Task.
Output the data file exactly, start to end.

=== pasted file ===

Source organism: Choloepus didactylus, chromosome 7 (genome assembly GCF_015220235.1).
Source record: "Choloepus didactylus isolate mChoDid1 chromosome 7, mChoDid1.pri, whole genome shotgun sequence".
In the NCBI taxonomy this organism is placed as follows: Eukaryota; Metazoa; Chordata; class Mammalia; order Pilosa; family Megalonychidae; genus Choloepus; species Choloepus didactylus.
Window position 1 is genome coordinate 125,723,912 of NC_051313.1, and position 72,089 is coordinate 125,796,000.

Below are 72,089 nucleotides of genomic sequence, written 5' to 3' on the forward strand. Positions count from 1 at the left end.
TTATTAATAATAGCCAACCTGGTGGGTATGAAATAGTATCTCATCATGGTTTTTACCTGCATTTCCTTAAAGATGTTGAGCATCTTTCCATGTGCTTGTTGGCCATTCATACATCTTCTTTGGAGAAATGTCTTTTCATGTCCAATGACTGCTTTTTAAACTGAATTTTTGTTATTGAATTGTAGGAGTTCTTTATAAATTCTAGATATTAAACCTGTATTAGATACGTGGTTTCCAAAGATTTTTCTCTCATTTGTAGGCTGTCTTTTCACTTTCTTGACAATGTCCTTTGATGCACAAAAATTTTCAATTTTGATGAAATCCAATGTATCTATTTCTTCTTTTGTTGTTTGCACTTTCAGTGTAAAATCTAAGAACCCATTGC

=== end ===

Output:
Source organism: Choloepus didactylus, chromosome 7 (genome assembly GCF_015220235.1).
Source record: "Choloepus didactylus isolate mChoDid1 chromosome 7, mChoDid1.pri, whole genome shotgun sequence".
In the NCBI taxonomy this organism is placed as follows: Eukaryota; Metazoa; Chordata; class Mammalia; order Pilosa; family Megalonychidae; genus Choloepus; species Choloepus didactylus.
Window position 1 is genome coordinate 125,723,912 of NC_051313.1, and position 72,089 is coordinate 125,796,000.

Below are 72,089 nucleotides of genomic sequence, written 5' to 3' on the forward strand. Positions count from 1 at the left end.
TTATTAATAATAGCCAACCTGGTGGGTATGAAATAGTATCTCATCATGGTTTTTACCTGCATTTCCTTAAAGATGTTGAGCATCTTTCCATGTGCTTGTTGGCCATTCATACATCTTCTTTGGAGAAATGTCTTTTCATGTCCAATGACTGCTTTTTAAACTGAATTTTTGTTATTGAATTGTAGGAGTTCTTTATAAATTCTAGATATTAAACCTGTATTAGATACGTGGTTTCCAAAGATTTTTCTCTCATTTGTAGGCTGTCTTTTCACTTTCTTGACAATGTCCTTTGATGCACAAAAATTTTCAATTTTGATGAAATCCAATGTATCTATTTCTTCTTTTGTTGTTTGCACTTTCAGTGTAAAATCTAAGAACCCATTGC